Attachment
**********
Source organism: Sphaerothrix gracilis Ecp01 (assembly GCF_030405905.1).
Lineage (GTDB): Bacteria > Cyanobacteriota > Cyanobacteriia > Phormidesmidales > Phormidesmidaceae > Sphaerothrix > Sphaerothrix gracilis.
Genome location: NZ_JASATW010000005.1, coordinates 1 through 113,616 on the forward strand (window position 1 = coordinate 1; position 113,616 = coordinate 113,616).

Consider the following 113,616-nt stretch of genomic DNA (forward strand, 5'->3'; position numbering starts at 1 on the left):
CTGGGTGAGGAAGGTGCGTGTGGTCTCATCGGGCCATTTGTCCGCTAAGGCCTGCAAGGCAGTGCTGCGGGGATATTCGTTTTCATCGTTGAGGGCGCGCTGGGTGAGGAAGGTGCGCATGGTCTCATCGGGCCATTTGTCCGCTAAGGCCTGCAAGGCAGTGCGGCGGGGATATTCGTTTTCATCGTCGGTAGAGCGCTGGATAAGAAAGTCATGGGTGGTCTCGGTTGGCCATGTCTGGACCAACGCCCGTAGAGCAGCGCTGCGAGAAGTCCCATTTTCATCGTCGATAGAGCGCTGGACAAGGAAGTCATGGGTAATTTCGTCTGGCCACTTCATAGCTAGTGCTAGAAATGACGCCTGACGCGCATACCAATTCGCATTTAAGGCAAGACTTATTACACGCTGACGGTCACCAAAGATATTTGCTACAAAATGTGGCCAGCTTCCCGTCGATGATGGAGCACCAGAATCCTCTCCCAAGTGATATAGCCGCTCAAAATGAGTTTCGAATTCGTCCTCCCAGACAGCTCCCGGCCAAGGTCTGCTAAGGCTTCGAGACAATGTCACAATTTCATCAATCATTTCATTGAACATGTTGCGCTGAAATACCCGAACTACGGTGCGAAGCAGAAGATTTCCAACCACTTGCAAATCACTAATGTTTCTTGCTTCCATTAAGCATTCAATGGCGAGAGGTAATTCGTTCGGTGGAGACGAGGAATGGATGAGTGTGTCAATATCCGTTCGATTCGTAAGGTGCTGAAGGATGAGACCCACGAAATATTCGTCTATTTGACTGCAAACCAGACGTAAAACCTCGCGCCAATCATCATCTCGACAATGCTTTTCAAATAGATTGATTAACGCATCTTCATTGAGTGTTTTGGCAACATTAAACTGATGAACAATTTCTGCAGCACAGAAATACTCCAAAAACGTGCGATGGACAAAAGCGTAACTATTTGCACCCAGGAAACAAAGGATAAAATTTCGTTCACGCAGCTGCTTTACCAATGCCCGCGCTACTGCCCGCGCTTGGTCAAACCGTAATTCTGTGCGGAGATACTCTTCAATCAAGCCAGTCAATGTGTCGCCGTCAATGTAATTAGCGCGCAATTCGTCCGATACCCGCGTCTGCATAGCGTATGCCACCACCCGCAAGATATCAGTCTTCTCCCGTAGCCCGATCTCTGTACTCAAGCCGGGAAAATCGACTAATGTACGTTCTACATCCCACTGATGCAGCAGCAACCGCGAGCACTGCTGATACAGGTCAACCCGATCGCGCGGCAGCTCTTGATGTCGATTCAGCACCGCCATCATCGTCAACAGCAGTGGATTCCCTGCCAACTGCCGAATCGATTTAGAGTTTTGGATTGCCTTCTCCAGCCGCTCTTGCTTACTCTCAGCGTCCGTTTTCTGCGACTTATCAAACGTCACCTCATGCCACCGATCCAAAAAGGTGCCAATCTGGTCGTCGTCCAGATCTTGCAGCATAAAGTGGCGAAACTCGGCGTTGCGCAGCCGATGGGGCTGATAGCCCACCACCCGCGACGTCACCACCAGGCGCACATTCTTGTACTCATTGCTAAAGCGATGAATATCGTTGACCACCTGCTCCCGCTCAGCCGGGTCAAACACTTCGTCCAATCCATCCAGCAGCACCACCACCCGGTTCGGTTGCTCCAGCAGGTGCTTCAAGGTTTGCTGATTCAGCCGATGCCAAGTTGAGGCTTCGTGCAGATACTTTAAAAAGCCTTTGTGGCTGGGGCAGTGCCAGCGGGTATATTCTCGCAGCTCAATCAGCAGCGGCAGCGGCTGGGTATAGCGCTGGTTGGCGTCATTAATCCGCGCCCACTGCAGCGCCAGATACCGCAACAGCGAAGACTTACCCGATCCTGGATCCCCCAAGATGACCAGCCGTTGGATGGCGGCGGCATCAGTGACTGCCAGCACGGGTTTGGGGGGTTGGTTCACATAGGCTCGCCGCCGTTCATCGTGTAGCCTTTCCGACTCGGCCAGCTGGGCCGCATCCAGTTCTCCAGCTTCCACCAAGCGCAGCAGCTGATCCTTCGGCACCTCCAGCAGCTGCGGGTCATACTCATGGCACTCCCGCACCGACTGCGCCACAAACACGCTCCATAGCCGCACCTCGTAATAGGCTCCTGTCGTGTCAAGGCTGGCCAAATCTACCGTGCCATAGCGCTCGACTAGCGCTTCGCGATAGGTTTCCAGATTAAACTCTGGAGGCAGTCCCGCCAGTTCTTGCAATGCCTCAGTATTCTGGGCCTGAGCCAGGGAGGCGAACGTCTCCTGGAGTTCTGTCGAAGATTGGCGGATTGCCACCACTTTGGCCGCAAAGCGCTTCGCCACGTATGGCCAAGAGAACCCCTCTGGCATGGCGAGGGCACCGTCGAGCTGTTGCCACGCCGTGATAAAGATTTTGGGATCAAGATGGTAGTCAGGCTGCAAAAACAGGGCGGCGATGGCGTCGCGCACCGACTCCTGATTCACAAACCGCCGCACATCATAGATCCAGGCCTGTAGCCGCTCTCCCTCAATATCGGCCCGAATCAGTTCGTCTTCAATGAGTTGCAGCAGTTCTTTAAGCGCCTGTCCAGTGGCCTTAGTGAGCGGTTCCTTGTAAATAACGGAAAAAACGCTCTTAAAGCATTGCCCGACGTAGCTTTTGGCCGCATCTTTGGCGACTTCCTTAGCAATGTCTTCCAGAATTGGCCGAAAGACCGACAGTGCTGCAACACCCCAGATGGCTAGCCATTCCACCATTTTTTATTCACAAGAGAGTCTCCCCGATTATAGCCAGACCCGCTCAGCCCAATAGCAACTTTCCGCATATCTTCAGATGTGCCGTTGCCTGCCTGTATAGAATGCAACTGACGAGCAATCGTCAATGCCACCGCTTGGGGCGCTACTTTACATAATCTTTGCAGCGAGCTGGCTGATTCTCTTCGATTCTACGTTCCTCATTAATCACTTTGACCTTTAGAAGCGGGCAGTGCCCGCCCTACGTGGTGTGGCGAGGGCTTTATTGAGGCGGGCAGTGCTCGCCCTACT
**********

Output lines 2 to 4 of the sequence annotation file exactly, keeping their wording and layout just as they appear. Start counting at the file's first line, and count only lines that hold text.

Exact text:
Lineage (GTDB): Bacteria > Cyanobacteriota > Cyanobacteriia > Phormidesmidales > Phormidesmidaceae > Sphaerothrix > Sphaerothrix gracilis.
Genome location: NZ_JASATW010000005.1, coordinates 1 through 113,616 on the forward strand (window position 1 = coordinate 1; position 113,616 = coordinate 113,616).

Consider the following 113,616-nt stretch of genomic DNA (forward strand, 5'->3'; position numbering starts at 1 on the left):